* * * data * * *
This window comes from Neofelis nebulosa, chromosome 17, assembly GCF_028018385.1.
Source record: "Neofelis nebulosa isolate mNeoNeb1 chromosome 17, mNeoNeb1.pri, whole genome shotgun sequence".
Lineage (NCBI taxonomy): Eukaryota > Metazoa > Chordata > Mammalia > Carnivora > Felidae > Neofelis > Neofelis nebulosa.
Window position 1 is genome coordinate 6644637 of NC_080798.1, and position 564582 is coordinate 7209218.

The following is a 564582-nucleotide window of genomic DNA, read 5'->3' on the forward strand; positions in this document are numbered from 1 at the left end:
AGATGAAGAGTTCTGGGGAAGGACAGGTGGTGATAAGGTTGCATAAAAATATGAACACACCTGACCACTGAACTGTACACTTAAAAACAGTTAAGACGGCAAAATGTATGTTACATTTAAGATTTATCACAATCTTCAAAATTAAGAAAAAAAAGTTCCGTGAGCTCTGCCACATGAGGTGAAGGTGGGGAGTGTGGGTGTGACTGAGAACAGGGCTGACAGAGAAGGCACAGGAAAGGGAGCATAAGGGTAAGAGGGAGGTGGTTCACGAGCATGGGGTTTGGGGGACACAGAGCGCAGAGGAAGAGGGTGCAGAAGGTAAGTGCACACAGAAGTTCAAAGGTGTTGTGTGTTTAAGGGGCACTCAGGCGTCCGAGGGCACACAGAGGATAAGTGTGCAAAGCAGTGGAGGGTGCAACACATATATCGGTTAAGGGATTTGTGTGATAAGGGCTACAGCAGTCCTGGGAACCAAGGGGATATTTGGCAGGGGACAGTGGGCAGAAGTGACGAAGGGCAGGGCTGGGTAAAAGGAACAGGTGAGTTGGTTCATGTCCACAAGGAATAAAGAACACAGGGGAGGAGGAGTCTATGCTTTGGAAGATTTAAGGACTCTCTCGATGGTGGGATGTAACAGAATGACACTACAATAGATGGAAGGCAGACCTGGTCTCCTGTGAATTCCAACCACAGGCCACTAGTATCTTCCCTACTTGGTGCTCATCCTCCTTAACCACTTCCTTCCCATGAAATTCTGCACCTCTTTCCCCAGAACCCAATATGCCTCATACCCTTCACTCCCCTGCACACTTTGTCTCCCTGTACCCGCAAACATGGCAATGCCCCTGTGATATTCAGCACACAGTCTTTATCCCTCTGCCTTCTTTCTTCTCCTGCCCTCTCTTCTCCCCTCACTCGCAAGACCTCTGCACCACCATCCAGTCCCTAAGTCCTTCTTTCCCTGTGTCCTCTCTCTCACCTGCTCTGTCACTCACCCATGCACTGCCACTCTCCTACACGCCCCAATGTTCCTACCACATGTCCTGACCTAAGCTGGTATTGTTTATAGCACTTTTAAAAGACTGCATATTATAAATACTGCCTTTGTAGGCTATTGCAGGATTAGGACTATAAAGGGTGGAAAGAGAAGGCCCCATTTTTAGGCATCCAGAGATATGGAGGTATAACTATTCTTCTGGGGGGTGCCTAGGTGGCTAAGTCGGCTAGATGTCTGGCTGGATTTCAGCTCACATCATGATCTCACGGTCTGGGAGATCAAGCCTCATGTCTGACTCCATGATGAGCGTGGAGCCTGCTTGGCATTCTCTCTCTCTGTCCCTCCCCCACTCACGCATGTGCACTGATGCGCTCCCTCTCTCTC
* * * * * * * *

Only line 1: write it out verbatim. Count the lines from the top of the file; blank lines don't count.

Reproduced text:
This window comes from Neofelis nebulosa, chromosome 17, assembly GCF_028018385.1.